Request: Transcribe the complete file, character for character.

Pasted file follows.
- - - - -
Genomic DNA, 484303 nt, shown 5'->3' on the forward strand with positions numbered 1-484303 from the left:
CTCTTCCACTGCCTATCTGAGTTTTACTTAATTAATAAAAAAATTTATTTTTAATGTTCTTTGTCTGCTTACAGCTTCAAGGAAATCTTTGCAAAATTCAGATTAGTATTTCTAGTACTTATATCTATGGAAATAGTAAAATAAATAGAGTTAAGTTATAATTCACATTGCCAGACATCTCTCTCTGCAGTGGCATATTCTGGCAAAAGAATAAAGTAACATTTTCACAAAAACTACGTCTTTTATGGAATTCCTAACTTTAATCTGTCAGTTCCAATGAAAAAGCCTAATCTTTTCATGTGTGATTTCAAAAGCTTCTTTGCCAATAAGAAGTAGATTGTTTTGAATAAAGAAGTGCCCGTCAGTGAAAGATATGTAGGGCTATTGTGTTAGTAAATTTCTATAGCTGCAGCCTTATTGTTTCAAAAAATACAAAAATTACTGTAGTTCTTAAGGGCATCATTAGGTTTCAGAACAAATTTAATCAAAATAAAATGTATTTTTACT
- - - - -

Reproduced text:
Genomic DNA, 484303 nt, shown 5'->3' on the forward strand with positions numbered 1-484303 from the left:
CTCTTCCACTGCCTATCTGAGTTTTACTTAATTAATAAAAAAATTTATTTTTAATGTTCTTTGTCTGCTTACAGCTTCAAGGAAATCTTTGCAAAATTCAGATTAGTATTTCTAGTACTTATATCTATGGAAATAGTAAAATAAATAGAGTTAAGTTATAATTCACATTGCCAGACATCTCTCTCTGCAGTGGCATATTCTGGCAAAAGAATAAAGTAACATTTTCACAAAAACTACGTCTTTTATGGAATTCCTAACTTTAATCTGTCAGTTCCAATGAAAAAGCCTAATCTTTTCATGTGTGATTTCAAAAGCTTCTTTGCCAATAAGAAGTAGATTGTTTTGAATAAAGAAGTGCCCGTCAGTGAAAGATATGTAGGGCTATTGTGTTAGTAAATTTCTATAGCTGCAGCCTTATTGTTTCAAAAAATACAAAAATTACTGTAGTTCTTAAGGGCATCATTAGGTTTCAGAACAAATTTAATCAAAATAAAATGTATTTTTACT